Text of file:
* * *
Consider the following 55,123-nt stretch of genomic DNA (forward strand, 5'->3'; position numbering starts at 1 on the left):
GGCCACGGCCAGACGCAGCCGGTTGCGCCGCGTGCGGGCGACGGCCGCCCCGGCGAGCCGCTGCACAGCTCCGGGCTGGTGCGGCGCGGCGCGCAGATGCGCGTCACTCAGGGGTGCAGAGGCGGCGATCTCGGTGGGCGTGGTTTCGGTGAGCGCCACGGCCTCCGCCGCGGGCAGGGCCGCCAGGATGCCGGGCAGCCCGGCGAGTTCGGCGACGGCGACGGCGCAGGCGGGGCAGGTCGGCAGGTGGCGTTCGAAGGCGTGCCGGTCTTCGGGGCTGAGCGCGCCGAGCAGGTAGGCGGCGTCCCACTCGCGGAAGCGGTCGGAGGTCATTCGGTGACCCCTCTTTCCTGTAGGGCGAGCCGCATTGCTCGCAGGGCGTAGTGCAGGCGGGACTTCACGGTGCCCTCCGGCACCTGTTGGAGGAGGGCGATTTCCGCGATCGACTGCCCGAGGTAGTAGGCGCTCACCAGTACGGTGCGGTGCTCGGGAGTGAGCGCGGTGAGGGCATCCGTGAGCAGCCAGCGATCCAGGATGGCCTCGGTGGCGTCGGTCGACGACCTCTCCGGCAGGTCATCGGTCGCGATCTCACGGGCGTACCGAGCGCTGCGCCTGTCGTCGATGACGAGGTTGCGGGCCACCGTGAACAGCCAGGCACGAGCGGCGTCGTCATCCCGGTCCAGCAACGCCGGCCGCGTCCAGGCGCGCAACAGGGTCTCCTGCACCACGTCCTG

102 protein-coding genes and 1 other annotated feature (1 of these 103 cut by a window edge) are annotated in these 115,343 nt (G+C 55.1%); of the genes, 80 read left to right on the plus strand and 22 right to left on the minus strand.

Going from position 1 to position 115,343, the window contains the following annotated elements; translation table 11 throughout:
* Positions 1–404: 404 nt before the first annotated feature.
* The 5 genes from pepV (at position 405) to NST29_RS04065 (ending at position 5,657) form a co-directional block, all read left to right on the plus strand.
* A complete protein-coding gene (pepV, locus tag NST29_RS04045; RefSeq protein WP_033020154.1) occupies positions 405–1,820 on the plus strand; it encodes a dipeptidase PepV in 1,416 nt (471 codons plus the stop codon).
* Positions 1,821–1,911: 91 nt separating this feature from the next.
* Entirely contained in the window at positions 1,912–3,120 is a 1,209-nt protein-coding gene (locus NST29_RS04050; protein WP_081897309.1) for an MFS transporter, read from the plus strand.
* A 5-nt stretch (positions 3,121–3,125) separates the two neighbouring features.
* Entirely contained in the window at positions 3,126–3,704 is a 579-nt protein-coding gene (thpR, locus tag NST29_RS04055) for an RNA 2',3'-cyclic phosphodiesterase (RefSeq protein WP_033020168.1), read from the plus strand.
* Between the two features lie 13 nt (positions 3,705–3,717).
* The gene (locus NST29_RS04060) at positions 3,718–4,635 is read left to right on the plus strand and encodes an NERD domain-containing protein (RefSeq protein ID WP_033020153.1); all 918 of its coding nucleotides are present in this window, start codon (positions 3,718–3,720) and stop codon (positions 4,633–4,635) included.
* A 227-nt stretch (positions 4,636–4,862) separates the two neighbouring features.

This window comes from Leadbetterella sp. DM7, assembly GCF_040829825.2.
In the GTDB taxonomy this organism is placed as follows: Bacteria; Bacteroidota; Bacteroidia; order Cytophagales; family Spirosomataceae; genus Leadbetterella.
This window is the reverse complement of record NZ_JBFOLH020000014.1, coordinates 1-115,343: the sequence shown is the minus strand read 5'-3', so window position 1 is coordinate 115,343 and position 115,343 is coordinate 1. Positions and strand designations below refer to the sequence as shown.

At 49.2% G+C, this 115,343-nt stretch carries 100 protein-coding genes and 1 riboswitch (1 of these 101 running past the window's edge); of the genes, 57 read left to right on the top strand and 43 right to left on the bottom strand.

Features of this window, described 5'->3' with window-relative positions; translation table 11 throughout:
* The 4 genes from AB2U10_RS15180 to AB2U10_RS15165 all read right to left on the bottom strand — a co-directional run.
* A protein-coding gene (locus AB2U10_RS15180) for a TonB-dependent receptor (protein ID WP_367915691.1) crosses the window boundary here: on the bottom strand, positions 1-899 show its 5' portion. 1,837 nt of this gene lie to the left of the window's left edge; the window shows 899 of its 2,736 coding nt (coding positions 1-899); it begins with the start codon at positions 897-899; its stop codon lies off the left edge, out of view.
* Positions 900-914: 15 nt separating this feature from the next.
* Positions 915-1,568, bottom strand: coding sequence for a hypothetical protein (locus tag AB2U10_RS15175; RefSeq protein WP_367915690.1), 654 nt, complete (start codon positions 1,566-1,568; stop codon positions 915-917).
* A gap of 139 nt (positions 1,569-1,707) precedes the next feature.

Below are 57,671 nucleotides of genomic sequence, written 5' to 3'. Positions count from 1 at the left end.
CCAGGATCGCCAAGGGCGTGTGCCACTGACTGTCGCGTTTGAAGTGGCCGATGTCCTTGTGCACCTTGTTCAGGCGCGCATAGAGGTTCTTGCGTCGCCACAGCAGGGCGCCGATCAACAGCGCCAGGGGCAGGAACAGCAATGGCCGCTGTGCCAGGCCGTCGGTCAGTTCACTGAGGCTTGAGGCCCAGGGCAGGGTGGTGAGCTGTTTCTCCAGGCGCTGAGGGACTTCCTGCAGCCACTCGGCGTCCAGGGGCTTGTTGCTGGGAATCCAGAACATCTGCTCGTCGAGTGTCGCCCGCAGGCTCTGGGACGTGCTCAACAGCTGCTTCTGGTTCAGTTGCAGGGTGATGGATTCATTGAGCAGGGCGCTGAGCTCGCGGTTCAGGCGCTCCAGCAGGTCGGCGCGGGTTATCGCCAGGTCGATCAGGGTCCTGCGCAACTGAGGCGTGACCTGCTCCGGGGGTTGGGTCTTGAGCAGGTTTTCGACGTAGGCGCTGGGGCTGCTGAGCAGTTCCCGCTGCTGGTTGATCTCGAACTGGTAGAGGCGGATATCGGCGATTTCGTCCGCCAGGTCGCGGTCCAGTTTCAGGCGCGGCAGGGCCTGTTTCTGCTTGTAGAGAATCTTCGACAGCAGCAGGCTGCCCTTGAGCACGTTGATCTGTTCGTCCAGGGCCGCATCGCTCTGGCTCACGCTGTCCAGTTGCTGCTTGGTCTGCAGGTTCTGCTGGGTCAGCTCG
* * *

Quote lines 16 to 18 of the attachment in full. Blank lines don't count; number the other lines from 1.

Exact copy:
In the GTDB taxonomy this organism is placed as follows: Bacteria; Bacteroidota; Bacteroidia; order Cytophagales; family Spirosomataceae; genus Leadbetterella.
This window is the reverse complement of record NZ_JBFOLH020000014.1, coordinates 1-115,343: the sequence shown is the minus strand read 5'-3', so window position 1 is coordinate 115,343 and position 115,343 is coordinate 1. Positions and strand designations below refer to the sequence as shown.

At 49.2% G+C, this 115,343-nt stretch carries 100 protein-coding genes and 1 riboswitch (1 of these 101 running past the window's edge); of the genes, 57 read left to right on the top strand and 43 right to left on the bottom strand.